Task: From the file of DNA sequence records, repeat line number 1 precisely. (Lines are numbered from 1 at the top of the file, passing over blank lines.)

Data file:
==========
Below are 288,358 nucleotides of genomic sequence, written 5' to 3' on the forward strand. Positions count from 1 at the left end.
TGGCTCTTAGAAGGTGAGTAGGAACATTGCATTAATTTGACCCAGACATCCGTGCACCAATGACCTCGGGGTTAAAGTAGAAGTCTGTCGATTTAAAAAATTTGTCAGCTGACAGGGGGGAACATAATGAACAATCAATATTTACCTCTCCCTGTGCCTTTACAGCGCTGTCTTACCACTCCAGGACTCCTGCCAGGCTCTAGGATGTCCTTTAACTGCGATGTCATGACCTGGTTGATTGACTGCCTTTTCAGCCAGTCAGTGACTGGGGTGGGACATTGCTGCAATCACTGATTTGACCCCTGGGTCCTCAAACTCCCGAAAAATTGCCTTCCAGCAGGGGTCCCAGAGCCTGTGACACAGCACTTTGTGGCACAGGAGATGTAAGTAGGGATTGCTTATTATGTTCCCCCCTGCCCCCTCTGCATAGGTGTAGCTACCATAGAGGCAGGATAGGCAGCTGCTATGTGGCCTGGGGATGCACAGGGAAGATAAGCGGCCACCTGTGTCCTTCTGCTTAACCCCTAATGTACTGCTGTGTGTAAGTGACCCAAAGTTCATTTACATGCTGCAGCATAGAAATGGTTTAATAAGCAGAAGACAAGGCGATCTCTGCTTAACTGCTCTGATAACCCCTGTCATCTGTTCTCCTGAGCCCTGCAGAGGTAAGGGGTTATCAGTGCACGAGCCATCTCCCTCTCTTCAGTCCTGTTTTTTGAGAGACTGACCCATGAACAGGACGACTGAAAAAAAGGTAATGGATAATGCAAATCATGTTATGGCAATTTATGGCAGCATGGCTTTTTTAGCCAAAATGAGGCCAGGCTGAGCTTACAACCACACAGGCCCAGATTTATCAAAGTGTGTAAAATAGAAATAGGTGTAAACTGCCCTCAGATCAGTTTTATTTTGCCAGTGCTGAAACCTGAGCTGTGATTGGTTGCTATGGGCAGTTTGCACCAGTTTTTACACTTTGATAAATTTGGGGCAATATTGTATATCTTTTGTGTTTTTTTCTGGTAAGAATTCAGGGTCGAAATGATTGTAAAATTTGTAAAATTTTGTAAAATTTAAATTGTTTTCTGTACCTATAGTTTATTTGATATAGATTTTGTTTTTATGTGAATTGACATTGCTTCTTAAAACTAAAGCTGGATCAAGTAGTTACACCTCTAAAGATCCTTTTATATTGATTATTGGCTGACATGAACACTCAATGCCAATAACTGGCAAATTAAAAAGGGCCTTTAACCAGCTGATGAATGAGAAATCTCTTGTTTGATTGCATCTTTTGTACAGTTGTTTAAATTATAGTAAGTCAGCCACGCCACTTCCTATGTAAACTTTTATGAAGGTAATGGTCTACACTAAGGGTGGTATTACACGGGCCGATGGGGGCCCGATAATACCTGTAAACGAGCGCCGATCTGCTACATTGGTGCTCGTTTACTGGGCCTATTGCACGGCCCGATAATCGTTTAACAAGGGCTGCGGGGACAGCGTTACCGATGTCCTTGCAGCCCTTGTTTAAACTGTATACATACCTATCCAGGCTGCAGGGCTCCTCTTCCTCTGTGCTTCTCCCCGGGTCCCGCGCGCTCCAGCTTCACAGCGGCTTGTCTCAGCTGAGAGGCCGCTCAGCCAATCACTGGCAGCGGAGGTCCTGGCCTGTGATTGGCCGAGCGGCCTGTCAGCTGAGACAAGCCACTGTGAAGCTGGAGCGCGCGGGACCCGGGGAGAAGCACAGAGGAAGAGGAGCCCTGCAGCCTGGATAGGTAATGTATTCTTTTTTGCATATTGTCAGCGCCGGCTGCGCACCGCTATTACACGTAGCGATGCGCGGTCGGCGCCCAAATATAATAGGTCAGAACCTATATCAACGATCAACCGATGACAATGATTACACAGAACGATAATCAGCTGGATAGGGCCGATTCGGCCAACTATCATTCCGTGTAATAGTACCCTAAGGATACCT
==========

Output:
Below are 288,358 nucleotides of genomic sequence, written 5' to 3' on the forward strand. Positions count from 1 at the left end.